Most astute real estate investors are aware of the outstanding opportunity that assisted living facilities offer for decades to come as 79 million baby boomers continue retiring at the rate of 10,000 per day. The frustration is that building or purchasing a fully developed facility can easily cost more than $20 million. Sure, you can invest by purchasing shares through a REIT that specializes in assisted living facilities but there are two drawbacks to this. First, individual real estate investors are in the business because they don't trust Wall Street. They have seen Wall Street collapse too many times and seen too much fraud. They've sworn to never trust Wall Street with their investment funds again. Second, the fees and management charges for these funds eat into profits that investors would rather deposit in the bank.
Large residential homes in upscale neighborhoods are being converted into assisted living facilities. In one business model the homes are purchased, converted, and then leased to licensed care providers. In the related business model, the facilities are converted and the investor sets up his or her own care provider business to manage the facilities.
As these new business models evolve, the tendency is to search out single-level, single-family residences in affluent neighborhoods. Two important keys to these properties are large square footage and the more bathrooms the better. The number of bedrooms isn't as important because it's relatively in expensive adding more bedrooms by dividing large suites or adding bedrooms in the garage. Adding more bathrooms is expensive because of the need to install plumbing and fixtures.
The money is in the number of bedrooms the facility has. Each state has its own regulations for how many bedrooms an assisted living facility can have in a residential home. In California, it is 6 bedrooms but some states allow up to 10. Typically, states also regulate how close together these facilities are allowed to be. Be sure you fully understand the regulations at your location.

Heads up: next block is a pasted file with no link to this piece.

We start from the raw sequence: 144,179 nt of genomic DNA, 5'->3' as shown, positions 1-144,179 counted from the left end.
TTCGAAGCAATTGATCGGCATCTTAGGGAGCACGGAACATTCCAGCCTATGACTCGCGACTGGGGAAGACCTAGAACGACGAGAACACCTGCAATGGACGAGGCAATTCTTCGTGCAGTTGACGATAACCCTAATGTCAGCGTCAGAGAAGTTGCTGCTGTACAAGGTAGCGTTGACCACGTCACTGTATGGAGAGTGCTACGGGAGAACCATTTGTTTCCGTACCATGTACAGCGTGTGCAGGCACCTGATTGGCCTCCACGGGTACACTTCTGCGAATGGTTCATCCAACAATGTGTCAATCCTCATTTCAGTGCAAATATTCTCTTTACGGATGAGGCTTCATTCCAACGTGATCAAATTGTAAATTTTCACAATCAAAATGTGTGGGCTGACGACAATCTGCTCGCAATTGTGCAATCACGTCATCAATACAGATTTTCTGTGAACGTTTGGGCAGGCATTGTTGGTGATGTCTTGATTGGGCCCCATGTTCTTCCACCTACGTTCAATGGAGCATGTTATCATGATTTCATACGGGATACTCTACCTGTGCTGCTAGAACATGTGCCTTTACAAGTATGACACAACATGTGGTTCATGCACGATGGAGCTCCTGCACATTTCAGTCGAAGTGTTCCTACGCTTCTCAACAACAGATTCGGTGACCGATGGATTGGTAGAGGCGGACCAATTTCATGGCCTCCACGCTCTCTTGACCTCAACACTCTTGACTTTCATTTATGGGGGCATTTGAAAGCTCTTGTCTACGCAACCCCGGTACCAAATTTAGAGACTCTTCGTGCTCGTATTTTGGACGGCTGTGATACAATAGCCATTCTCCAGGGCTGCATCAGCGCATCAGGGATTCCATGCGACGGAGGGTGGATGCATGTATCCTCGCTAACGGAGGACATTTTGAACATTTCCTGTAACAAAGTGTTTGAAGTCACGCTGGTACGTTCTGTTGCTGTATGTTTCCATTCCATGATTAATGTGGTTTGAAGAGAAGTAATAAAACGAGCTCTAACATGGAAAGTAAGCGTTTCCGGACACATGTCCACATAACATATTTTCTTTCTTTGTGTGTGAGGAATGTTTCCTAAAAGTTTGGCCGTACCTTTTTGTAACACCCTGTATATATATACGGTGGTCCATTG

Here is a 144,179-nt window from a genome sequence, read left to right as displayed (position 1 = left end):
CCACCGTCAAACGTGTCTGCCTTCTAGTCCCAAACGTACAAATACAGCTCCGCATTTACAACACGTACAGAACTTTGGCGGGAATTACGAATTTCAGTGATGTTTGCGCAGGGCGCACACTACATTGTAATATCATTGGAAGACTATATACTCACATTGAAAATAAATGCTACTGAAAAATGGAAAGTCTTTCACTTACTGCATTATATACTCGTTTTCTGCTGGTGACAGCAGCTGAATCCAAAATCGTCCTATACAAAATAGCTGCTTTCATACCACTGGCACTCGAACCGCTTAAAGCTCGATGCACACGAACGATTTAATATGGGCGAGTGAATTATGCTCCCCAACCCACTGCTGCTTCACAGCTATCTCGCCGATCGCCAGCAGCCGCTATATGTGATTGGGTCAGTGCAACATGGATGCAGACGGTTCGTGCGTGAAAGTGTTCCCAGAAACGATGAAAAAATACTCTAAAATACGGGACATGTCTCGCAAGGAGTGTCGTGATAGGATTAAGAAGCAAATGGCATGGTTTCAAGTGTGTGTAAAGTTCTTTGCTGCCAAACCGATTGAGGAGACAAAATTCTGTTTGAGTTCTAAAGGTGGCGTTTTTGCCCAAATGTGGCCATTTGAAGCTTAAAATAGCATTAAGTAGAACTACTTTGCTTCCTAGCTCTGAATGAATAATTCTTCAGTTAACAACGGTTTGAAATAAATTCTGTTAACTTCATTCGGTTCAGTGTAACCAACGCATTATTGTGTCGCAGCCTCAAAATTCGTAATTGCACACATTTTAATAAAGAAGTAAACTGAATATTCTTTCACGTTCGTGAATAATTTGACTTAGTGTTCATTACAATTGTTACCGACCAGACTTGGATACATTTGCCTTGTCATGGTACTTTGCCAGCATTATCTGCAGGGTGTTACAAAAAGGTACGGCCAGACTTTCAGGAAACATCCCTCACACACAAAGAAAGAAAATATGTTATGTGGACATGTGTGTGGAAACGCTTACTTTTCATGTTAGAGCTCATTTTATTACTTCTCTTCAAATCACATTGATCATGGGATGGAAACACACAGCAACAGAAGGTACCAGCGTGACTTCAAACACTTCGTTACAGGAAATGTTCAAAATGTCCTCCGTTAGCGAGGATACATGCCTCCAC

Finding the right house in the right neighborhood with the right zoning is more important than a bargain purchase price. What it's really about is the cash flow. Again, what tenants pay for assisted living varies but in California, the average resident pays $3,750 per month that comes to $45,000 per year. With a 6 bedroom home, the cash flow amounts to $540,000 annually.
That sounds like incredible cash flow for a single-family residence but of course, your costs of running an assisted living facility are much higher than renting out a single-family home to one family. The facilities reflect a home environment where each tenant has a private bedroom and all meals are prepared for them. There is also a 24-hour staff member on duty. It's important that tenants receive quality care and are treated with dignity. Still, a well-managed assisted living facility can be expected annually deliver between 15 percent to 25 percent in annual profits. An investor that can put together five or six of these properties stands to make a very nice living for his or her family.
These business models can work in almost any part of the country but do work better in some areas with a higher concentration of retired people such as Florida, Phoenix, and Atlanta.
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Author bio: Brian Kline has been investing in real estate for more than 30 years and writing about real estate investing for seven years. He also draws upon 25 plus years of business experience including 12 years as a manager at Boeing Aircraft Company. Brian currently lives at Lake Cushman, Washington. A vacation destination, a few short miles from a national forest in the Olympic Mountains with the Pacific Ocean a couple of miles in the opposite direction.